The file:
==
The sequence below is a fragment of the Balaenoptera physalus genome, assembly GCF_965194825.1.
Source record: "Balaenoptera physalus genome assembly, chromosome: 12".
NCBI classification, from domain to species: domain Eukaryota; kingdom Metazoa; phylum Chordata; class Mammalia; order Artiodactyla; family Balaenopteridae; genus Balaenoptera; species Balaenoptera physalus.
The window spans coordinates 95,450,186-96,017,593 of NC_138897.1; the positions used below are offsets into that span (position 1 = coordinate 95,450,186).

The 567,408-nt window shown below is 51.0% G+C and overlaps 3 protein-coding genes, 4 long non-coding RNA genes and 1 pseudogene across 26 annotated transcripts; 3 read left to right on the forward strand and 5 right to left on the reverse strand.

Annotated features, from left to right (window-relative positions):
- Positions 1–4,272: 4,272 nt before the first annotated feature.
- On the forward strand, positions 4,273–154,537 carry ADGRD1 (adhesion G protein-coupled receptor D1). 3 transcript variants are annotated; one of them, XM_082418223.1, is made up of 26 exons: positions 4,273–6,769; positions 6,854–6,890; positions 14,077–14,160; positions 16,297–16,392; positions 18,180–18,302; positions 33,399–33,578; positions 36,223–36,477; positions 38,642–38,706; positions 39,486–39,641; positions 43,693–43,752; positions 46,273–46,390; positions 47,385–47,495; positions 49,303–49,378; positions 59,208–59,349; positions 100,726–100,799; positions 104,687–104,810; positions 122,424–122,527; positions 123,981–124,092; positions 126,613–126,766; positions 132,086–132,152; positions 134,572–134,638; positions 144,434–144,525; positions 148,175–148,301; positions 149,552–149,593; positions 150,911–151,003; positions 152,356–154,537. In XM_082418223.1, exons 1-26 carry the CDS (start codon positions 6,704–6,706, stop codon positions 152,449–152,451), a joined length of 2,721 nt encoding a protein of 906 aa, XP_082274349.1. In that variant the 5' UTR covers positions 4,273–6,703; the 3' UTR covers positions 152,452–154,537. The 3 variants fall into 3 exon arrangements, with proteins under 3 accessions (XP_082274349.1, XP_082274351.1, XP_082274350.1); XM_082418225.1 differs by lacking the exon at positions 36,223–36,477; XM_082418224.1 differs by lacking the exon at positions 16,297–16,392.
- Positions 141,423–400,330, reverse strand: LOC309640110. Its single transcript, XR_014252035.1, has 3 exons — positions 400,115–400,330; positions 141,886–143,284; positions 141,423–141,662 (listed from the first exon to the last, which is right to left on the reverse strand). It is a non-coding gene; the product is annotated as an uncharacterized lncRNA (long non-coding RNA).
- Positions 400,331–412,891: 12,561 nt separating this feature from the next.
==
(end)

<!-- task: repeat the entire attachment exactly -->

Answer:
The sequence below is a fragment of the Balaenoptera physalus genome, assembly GCF_965194825.1.
Source record: "Balaenoptera physalus genome assembly, chromosome: 12".
NCBI classification, from domain to species: domain Eukaryota; kingdom Metazoa; phylum Chordata; class Mammalia; order Artiodactyla; family Balaenopteridae; genus Balaenoptera; species Balaenoptera physalus.
The window spans coordinates 95,450,186-96,017,593 of NC_138897.1; the positions used below are offsets into that span (position 1 = coordinate 95,450,186).

The 567,408-nt window shown below is 51.0% G+C and overlaps 3 protein-coding genes, 4 long non-coding RNA genes and 1 pseudogene across 26 annotated transcripts; 3 read left to right on the forward strand and 5 right to left on the reverse strand.

Annotated features, from left to right (window-relative positions):
- Positions 1–4,272: 4,272 nt before the first annotated feature.
- On the forward strand, positions 4,273–154,537 carry ADGRD1 (adhesion G protein-coupled receptor D1). 3 transcript variants are annotated; one of them, XM_082418223.1, is made up of 26 exons: positions 4,273–6,769; positions 6,854–6,890; positions 14,077–14,160; positions 16,297–16,392; positions 18,180–18,302; positions 33,399–33,578; positions 36,223–36,477; positions 38,642–38,706; positions 39,486–39,641; positions 43,693–43,752; positions 46,273–46,390; positions 47,385–47,495; positions 49,303–49,378; positions 59,208–59,349; positions 100,726–100,799; positions 104,687–104,810; positions 122,424–122,527; positions 123,981–124,092; positions 126,613–126,766; positions 132,086–132,152; positions 134,572–134,638; positions 144,434–144,525; positions 148,175–148,301; positions 149,552–149,593; positions 150,911–151,003; positions 152,356–154,537. In XM_082418223.1, exons 1-26 carry the CDS (start codon positions 6,704–6,706, stop codon positions 152,449–152,451), a joined length of 2,721 nt encoding a protein of 906 aa, XP_082274349.1. In that variant the 5' UTR covers positions 4,273–6,703; the 3' UTR covers positions 152,452–154,537. The 3 variants fall into 3 exon arrangements, with proteins under 3 accessions (XP_082274349.1, XP_082274351.1, XP_082274350.1); XM_082418225.1 differs by lacking the exon at positions 36,223–36,477; XM_082418224.1 differs by lacking the exon at positions 16,297–16,392.
- Positions 141,423–400,330, reverse strand: LOC309640110. Its single transcript, XR_014252035.1, has 3 exons — positions 400,115–400,330; positions 141,886–143,284; positions 141,423–141,662 (listed from the first exon to the last, which is right to left on the reverse strand). It is a non-coding gene; the product is annotated as an uncharacterized lncRNA (long non-coding RNA).
- Positions 400,331–412,891: 12,561 nt separating this feature from the next.